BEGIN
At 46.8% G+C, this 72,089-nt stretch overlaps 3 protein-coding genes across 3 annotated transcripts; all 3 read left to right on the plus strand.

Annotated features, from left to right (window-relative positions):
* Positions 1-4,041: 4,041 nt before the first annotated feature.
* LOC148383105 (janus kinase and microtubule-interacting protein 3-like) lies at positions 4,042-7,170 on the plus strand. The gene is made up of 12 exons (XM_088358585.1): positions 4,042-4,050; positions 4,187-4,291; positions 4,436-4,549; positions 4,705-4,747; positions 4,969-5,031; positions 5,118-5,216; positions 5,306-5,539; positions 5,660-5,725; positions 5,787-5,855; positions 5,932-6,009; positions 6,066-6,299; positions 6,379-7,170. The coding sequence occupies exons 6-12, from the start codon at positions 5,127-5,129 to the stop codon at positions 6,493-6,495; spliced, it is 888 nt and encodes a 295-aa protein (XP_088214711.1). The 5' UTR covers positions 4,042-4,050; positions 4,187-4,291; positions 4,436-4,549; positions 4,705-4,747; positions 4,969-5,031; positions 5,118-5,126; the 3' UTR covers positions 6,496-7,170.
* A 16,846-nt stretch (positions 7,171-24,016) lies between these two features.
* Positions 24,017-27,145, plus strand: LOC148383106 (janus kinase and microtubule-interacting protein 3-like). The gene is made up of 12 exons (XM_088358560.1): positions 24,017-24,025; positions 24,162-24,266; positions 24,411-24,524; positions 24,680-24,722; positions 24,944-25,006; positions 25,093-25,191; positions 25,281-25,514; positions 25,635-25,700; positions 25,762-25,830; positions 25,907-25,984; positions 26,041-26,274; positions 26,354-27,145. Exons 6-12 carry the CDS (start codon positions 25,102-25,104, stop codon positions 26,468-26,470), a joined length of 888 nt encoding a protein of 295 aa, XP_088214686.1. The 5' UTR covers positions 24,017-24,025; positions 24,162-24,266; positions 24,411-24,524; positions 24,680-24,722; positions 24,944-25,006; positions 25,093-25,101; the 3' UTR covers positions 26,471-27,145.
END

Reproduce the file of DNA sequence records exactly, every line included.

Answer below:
At 46.8% G+C, this 72,089-nt stretch overlaps 3 protein-coding genes across 3 annotated transcripts; all 3 read left to right on the plus strand.

Annotated features, from left to right (window-relative positions):
* Positions 1-4,041: 4,041 nt before the first annotated feature.
* LOC148383105 (janus kinase and microtubule-interacting protein 3-like) lies at positions 4,042-7,170 on the plus strand. The gene is made up of 12 exons (XM_088358585.1): positions 4,042-4,050; positions 4,187-4,291; positions 4,436-4,549; positions 4,705-4,747; positions 4,969-5,031; positions 5,118-5,216; positions 5,306-5,539; positions 5,660-5,725; positions 5,787-5,855; positions 5,932-6,009; positions 6,066-6,299; positions 6,379-7,170. The coding sequence occupies exons 6-12, from the start codon at positions 5,127-5,129 to the stop codon at positions 6,493-6,495; spliced, it is 888 nt and encodes a 295-aa protein (XP_088214711.1). The 5' UTR covers positions 4,042-4,050; positions 4,187-4,291; positions 4,436-4,549; positions 4,705-4,747; positions 4,969-5,031; positions 5,118-5,126; the 3' UTR covers positions 6,496-7,170.
* A 16,846-nt stretch (positions 7,171-24,016) lies between these two features.
* Positions 24,017-27,145, plus strand: LOC148383106 (janus kinase and microtubule-interacting protein 3-like). The gene is made up of 12 exons (XM_088358560.1): positions 24,017-24,025; positions 24,162-24,266; positions 24,411-24,524; positions 24,680-24,722; positions 24,944-25,006; positions 25,093-25,191; positions 25,281-25,514; positions 25,635-25,700; positions 25,762-25,830; positions 25,907-25,984; positions 26,041-26,274; positions 26,354-27,145. Exons 6-12 carry the CDS (start codon positions 25,102-25,104, stop codon positions 26,468-26,470), a joined length of 888 nt encoding a protein of 295 aa, XP_088214686.1. The 5' UTR covers positions 24,017-24,025; positions 24,162-24,266; positions 24,411-24,524; positions 24,680-24,722; positions 24,944-25,006; positions 25,093-25,101; the 3' UTR covers positions 26,471-27,145.